It's no coincidence that US investment and trade rose with Kenny at the helm
The Taoiseach worked his magic on leaders as well as ordinary people, writes Kevin F O'Malley, the former US ambassador to Ireland
Think back six years, when Ireland was battling with the impact of the financial crisis and the darkness of the economic downturn. Since 2011, the United States has invested more in your country than it had in the previous 56 years. The United States was prepared to bet on Ireland when Ireland wasn't able to bet on herself.
Was it a coincidence that this upsurge in direct foreign investment came during Taoiseach Enda Kenny's years in office?
Is it a coincidence that American tourism to Ireland increased year-on-year during his tenure?
I think not. By fostering new relationships with US businesses that had not yet experienced the benefits of an Irish base, and by carefully tending the connections with those that had, the Taoiseach directly and personally accounted for a great deal of what happened.
Others more qualified than I will chronicle the Taoiseach's career domestically and internationally. However, I did get to observe first-hand his interactions with both special and ordinary Americans - President Barack Obama, Vice President Biden, House Speakers John Boehner and Paul Ryan, and scores of business, professional, civic, and cultural leaders. And I can say that, in all of them, he never overlooked an opportunity to explain how opening a business in Ireland would pay dividends. He never missed a beat in selling other aspects of your country as well.
Did the Taoiseach have help? Of course. My great partners at the American Chamber of Commerce Ireland, as well as Enterprise Ireland, the IDA, IBEC and so many in key government departments made immense contributions to the record achieved during the Taoiseach's leadership.
But, without question, a primary cause for the record of success was his tireless attention to the details of the relationship. Visiting with current and potential investors in places like New York, Boston, Miami, Chicago, San Francisco, and Silicon Valley, Taoiseach Kenny turned well-planned conferences and chance encounters into pitches for the benefits of doing business in Ireland or bringing vacation tours over. His comfort in dealing with Americans was a pleasure to behold. It was among my greatest joys as ambassador - simply standing back and admiring the way he worked his magic.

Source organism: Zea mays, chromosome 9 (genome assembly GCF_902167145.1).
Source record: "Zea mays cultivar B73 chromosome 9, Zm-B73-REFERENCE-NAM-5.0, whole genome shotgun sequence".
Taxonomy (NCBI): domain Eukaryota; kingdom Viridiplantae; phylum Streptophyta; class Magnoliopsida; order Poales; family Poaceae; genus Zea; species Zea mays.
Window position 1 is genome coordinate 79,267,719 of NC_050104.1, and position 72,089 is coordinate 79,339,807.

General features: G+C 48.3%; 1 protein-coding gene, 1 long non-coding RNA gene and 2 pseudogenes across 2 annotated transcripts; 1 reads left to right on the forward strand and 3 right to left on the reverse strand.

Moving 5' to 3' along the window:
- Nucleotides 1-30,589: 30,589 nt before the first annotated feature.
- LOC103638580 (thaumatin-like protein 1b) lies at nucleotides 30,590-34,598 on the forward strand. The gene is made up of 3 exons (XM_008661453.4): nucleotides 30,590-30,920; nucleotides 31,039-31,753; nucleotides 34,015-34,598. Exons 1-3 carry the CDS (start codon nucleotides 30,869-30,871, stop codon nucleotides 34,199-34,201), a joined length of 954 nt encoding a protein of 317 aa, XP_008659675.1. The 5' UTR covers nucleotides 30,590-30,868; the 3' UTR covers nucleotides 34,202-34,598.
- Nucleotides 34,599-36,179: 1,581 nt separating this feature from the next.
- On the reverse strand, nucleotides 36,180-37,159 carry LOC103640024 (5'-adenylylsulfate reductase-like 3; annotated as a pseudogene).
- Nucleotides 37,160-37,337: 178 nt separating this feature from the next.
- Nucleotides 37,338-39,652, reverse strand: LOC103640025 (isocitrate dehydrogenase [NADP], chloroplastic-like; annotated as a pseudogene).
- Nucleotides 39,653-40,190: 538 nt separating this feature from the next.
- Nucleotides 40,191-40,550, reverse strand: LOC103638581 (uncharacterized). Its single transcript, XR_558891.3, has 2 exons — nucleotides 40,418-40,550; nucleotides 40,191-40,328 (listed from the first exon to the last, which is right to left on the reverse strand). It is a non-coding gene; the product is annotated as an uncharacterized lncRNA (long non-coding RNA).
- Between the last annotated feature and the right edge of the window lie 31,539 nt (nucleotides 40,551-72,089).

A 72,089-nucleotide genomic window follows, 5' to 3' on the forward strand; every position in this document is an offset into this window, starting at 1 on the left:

President Obama genuinely looked forward to his annual substantive meeting with the Taoiseach in the Oval Office on St Patrick's Day and the party that followed in the reception rooms of the White House.
I watched my president and your Taoiseach discuss sensitive subjects like the undocumented Irish and global taxation in a friendly and cordial manner. I enjoyed their lighter moments and banter. The relationship was such that I strongly suspect Enda Kenny will be on Barack Obama's social schedule when he visits Ireland.
I observed as your Taoiseach successfully pressed Ireland's advantage with the leaders of the US Congress - in ways that no other world leader could. I witnessed Taoiseach Kenny lead Vice President Biden through Dublin and Co Mayo last year in a trip that Biden called the best he made in his eight years in office.
In America, as observers since Alexis de Tocqueville have written, the rights and powers of the individual are viewed as supreme. I have always felt that in Ireland the family holds that position. Tributes to the Taoiseach often take note of the fact that he is a devoted family man. Having been with him, his wife Fionnuala and his family on many occasions, I completely concur.
In fact, I will take it a step further. I have mulled over what motivates the Taoiseach to work and travel so tirelessly to bring American investment and tourism to Ireland. My intuition tells me that it is his understanding of the importance of the family unit in Ireland. The jobs created as a direct result of his efforts to import or expand American multinationals strengthen families, neighbourhoods, and the communities involved.
Ireland has a special place in the hearts of all Americans, not just those of us who trace our family roots to your wonderful country, and not just on March 17. That emotional connection has tugged for a long time - and long may it continue.
From an American point of view, the Taoiseach moved that special bond closer than it was before. Earlier this year, I saw and spoke to the Taoiseach in Washington DC on St Patrick's Day. I stopped by a reception hosted by Ireland's ambassador to the United States, Anne Anderson. Hundreds of people, mostly Americans, attended. The Taoiseach was surrounded by an ever-changing crowd of adoring Americans who wanted a word with him or a selfie or just a handshake.
I enjoyed watching the pushing and shoving to get near him and rejoiced at what the desire to get close to him represented.
My purpose in this writing is not partisan. I take positions in American politics, but not Irish. I write simply to give a good man his due and attest to what I personally observed as he steps aside after a long career in public service.
In full disclosure, however, I must add this: the next time I see Enda Kenny, I hope he will be with his family, and we will again be in Croke Park. It will be the third Sunday of September. They'll be wearing green and red. I will, too.
Is feidir leis an bothar meadu suas go dti bualadh leat.
- Ambassador Kevin F O'Malley served in Ireland under President Barack Obama. He has now returned to his home city of St Louis, Missouri